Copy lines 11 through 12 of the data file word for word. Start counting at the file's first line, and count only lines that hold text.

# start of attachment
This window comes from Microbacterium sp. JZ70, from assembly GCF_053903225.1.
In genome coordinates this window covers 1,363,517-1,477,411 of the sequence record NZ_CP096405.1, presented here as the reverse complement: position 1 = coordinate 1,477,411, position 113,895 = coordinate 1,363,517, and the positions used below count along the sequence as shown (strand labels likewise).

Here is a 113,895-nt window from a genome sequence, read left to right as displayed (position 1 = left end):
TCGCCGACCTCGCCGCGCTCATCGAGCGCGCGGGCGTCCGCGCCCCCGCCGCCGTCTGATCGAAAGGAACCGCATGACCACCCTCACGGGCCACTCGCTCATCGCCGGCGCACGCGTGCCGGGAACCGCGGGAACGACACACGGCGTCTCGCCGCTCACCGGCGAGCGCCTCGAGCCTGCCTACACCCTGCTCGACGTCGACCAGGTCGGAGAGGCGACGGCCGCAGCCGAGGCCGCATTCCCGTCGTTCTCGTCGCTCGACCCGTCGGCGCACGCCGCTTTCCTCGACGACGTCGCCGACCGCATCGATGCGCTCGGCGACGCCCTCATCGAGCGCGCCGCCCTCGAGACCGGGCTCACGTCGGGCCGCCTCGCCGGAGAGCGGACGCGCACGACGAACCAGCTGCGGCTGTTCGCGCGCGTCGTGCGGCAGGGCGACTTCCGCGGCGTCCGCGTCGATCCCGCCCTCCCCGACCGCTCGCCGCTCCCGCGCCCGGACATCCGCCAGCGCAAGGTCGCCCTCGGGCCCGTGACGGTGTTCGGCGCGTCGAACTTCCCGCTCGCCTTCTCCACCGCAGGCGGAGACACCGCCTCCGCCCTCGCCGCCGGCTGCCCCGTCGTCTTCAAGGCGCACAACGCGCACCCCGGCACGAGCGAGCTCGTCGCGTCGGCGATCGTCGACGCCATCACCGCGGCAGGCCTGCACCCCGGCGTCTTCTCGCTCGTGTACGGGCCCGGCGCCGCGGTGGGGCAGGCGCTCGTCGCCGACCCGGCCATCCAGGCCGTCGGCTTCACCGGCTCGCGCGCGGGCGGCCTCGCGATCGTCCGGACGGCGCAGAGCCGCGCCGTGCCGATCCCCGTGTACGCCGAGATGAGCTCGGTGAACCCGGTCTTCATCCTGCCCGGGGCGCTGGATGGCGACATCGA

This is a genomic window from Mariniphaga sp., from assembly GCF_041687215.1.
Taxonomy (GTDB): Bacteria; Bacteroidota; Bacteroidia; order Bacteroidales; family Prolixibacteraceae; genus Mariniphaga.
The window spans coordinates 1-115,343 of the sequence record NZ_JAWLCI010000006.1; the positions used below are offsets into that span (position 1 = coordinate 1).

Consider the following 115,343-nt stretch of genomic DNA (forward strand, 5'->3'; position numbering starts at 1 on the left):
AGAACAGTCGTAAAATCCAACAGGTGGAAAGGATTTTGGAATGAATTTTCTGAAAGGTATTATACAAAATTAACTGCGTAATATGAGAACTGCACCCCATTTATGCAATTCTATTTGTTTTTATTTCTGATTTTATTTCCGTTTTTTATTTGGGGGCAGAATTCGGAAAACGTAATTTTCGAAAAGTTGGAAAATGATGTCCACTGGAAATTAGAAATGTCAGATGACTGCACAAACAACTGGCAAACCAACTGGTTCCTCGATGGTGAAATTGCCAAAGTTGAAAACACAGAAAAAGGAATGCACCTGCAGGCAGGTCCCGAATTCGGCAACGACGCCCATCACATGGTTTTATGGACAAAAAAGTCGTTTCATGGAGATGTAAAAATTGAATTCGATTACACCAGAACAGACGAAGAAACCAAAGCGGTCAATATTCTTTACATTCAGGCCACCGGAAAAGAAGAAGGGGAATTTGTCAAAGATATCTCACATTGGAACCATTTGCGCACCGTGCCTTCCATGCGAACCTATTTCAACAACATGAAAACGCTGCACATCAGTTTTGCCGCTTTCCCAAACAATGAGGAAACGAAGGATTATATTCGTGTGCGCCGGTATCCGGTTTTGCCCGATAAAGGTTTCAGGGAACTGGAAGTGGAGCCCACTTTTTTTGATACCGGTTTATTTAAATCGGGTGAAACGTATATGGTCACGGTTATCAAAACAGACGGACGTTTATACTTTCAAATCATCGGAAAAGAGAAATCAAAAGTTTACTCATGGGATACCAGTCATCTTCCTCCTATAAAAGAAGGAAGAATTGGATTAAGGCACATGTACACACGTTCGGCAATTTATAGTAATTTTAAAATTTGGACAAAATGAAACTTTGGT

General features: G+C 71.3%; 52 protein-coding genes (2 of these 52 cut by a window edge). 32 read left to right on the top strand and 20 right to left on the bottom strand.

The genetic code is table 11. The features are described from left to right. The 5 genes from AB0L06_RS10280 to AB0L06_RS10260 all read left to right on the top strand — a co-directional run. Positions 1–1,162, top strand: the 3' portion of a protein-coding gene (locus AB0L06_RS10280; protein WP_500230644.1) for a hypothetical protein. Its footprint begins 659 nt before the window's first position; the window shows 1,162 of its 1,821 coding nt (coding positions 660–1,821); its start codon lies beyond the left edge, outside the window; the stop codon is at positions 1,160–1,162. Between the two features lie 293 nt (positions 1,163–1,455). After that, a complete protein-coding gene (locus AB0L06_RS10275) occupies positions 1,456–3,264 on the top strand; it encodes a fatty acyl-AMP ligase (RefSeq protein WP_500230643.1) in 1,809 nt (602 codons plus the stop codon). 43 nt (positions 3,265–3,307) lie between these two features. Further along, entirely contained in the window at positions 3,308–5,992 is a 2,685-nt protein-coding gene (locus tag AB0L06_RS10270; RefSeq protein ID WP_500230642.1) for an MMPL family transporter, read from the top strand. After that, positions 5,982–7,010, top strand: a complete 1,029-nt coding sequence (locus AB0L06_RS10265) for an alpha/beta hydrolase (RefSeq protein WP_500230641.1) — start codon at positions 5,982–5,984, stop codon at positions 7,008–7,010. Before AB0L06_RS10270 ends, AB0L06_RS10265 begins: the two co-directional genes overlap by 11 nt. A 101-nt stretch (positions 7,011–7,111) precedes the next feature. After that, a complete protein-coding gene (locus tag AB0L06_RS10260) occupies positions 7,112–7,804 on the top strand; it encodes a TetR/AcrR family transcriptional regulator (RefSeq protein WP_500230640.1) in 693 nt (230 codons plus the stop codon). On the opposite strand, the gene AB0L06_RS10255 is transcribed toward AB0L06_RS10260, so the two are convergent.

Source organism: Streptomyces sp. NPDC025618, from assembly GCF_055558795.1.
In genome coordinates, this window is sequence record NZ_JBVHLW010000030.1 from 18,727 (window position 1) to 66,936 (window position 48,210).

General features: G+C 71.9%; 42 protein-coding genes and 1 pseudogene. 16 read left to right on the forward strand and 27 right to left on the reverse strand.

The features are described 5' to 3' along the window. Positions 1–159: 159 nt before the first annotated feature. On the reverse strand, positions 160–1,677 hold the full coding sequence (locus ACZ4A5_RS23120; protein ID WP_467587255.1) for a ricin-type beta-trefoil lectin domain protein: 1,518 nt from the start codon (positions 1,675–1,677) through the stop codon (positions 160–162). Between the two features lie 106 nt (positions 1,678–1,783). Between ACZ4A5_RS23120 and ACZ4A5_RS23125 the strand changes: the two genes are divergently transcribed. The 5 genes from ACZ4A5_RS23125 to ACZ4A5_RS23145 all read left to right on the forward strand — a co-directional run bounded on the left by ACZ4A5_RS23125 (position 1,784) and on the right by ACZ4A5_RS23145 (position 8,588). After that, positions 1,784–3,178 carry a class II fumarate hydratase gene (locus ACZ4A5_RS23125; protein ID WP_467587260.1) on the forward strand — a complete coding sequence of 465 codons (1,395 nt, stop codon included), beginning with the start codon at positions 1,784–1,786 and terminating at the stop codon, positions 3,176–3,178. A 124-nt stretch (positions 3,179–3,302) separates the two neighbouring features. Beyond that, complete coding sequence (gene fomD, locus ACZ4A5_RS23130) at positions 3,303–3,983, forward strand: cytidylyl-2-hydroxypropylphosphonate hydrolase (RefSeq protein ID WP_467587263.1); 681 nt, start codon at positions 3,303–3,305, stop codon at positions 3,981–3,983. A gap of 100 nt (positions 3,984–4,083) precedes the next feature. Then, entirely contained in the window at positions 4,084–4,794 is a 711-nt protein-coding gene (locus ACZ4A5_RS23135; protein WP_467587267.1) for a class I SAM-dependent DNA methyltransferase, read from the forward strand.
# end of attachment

The genetic code is table 11. The features are described from left to right. The 5 genes from AB0L06_RS10280 to AB0L06_RS10260 all read left to right on the top strand — a co-directional run. Positions 1–1,162, top strand: the 3' portion of a protein-coding gene (locus AB0L06_RS10280; protein WP_500230644.1) for a hypothetical protein. Its footprint begins 659 nt before the window's first position; the window shows 1,162 of its 1,821 coding nt (coding positions 660–1,821); its start codon lies beyond the left edge, outside the window; the stop codon is at positions 1,160–1,162. Between the two features lie 293 nt (positions 1,163–1,455). After that, a complete protein-coding gene (locus AB0L06_RS10275) occupies positions 1,456–3,264 on the top strand; it encodes a fatty acyl-AMP ligase (RefSeq protein WP_500230643.1) in 1,809 nt (602 codons plus the stop codon). 43 nt (positions 3,265–3,307) lie between these two features. Further along, entirely contained in the window at positions 3,308–5,992 is a 2,685-nt protein-coding gene (locus tag AB0L06_RS10270; RefSeq protein ID WP_500230642.1) for an MMPL family transporter, read from the top strand. After that, positions 5,982–7,010, top strand: a complete 1,029-nt coding sequence (locus AB0L06_RS10265) for an alpha/beta hydrolase (RefSeq protein WP_500230641.1) — start codon at positions 5,982–5,984, stop codon at positions 7,008–7,010. Before AB0L06_RS10270 ends, AB0L06_RS10265 begins: the two co-directional genes overlap by 11 nt. A 101-nt stretch (positions 7,011–7,111) precedes the next feature. After that, a complete protein-coding gene (locus tag AB0L06_RS10260) occupies positions 7,112–7,804 on the top strand; it encodes a TetR/AcrR family transcriptional regulator (RefSeq protein WP_500230640.1) in 693 nt (230 codons plus the stop codon). On the opposite strand, the gene AB0L06_RS10255 is transcribed toward AB0L06_RS10260, so the two are convergent.

Source organism: Streptomyces sp. NPDC025618, from assembly GCF_055558795.1.